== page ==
In the wake of the exoplanets discovery, NASA has decided to fund two Space Technology Research Institutes (STRIs) to help prepare humanity to colonize other parts of the universe. A $30 million funding has been released to support multidisciplinary research program to develop technology that could support life outside the solar system in the next five years. Experts like Elon Musk and Stephen Hawking support the idea of space colonization, agreeing that humanity must venture to live outside of our planet.
These Space Technology Research Institutes (STRIs) will each get $15 million in NASA funding to start developing technologies in biomaterials and biomanufacturing. Prestigious science universities will lead multidisciplinary research programs in hopes of obtaining credible outcomes in the next five years. The research is focused on expanding our species into space, and in finding applications beyond that.
One of NASA's STRIs, the Center for Utilization of Biological Engineering in Space (CUBES), will focus on incorporating microbes into food, fuel, materials, and pharmaceuticals. This research is intended to make space travel easier and more comfortable by providing materials for astronauts to become more self-sustained. The other STRIs is the Institute for Ultra-Strong Composites by Computational Design (US-COMP), which focuses on the development of lightweight and super strong aerospace materials with carbon-nanotube technology, the Futurism reports.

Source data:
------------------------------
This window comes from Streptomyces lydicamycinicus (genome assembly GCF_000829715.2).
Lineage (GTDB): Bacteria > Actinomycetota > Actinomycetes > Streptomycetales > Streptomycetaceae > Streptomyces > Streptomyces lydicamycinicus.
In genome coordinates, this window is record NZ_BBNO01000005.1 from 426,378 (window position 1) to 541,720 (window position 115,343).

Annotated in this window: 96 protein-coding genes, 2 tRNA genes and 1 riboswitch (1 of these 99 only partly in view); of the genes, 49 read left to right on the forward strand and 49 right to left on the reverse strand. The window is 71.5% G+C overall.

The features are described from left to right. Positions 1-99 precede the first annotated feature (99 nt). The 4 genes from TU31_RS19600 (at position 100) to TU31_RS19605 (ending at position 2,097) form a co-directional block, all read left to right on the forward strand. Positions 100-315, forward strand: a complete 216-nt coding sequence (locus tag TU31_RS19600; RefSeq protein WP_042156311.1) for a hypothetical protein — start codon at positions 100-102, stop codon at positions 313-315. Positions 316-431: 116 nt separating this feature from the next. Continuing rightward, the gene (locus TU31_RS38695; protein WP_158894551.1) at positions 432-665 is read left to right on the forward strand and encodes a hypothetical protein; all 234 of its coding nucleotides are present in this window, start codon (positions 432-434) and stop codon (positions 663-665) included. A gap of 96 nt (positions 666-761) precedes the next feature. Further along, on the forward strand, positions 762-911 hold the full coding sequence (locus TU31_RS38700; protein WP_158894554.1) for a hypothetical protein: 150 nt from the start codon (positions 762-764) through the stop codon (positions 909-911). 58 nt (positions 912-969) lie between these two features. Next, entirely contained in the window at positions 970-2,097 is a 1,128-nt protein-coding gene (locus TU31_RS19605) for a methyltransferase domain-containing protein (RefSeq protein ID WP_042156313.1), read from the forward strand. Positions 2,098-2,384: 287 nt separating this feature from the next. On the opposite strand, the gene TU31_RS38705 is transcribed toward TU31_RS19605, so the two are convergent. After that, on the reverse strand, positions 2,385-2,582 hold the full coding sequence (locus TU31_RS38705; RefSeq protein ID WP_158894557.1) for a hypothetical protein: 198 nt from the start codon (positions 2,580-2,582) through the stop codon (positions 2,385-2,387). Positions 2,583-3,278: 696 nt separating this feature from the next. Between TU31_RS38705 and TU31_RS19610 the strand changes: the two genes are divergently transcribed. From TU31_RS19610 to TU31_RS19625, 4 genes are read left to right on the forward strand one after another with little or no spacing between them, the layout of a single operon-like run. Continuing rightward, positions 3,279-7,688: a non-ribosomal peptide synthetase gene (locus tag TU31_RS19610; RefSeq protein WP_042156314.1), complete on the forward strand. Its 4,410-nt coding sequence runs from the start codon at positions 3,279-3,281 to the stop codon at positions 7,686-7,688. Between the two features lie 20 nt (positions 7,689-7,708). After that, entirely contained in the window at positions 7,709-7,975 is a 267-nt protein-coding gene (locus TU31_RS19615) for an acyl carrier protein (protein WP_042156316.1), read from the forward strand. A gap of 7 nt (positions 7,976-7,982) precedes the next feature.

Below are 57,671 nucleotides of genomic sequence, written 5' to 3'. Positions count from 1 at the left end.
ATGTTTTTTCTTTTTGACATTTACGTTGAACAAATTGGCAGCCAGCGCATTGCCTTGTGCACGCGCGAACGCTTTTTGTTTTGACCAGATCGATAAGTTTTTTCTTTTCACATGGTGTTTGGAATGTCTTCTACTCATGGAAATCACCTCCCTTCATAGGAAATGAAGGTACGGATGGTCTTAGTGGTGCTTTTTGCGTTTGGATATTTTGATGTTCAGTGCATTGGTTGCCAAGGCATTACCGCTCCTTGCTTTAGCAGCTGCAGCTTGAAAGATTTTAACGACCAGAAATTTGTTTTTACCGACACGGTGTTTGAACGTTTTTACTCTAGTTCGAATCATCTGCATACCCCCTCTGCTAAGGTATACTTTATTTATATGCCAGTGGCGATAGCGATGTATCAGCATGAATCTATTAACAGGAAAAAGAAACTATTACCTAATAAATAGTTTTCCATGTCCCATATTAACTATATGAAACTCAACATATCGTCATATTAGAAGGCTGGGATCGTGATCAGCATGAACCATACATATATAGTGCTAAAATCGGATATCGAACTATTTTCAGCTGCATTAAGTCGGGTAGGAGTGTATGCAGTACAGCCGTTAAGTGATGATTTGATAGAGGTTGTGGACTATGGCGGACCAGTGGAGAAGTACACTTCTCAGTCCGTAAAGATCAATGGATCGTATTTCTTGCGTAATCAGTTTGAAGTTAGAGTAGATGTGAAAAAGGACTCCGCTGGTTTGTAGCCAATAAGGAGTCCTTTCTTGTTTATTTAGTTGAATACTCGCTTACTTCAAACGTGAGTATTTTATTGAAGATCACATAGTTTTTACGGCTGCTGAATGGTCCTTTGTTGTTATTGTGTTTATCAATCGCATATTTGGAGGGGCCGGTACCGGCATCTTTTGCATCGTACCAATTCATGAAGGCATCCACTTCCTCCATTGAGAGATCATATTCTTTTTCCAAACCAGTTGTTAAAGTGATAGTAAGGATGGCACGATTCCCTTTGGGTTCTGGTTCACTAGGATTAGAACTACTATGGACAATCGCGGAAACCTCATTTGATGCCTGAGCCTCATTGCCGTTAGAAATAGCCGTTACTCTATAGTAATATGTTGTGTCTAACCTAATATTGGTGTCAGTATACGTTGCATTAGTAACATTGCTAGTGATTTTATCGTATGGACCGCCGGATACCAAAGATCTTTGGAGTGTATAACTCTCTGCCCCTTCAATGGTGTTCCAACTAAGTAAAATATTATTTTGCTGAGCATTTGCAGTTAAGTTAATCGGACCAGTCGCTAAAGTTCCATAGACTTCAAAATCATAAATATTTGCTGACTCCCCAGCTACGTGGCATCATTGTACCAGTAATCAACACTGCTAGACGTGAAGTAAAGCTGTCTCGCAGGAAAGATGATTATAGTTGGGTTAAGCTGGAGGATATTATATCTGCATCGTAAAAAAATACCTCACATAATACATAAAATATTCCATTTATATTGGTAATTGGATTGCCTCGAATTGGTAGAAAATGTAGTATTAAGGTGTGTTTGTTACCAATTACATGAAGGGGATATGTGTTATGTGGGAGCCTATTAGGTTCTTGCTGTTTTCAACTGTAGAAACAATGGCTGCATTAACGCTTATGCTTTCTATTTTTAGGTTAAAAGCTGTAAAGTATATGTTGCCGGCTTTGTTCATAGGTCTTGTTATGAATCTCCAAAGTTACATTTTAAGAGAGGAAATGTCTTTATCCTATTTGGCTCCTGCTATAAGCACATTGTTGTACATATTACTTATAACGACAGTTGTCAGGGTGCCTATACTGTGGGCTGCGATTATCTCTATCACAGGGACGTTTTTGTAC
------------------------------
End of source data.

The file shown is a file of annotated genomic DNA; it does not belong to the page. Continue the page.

Compelling reasons to support NASA's plan to start space colonization have been given by Elon Musk, SpaceX and Tesla CEO, and legendary physicist, Stephen Hawking. Musk believes that an extinction event is inevitable, and Stephen Hawking agrees, saying that we only have 1000 years left on the Earth, and setting up colonies elsewhere in the universe is the only chance of survival. According to Madison.com, the American space agency has also been gearing up to put a more powerful telescope into orbit which will analyze refractions in TRAPPIST-1's light, and determine whether any of the new exoplanets possess atmospheric gases that indicate life-sustaining conditions.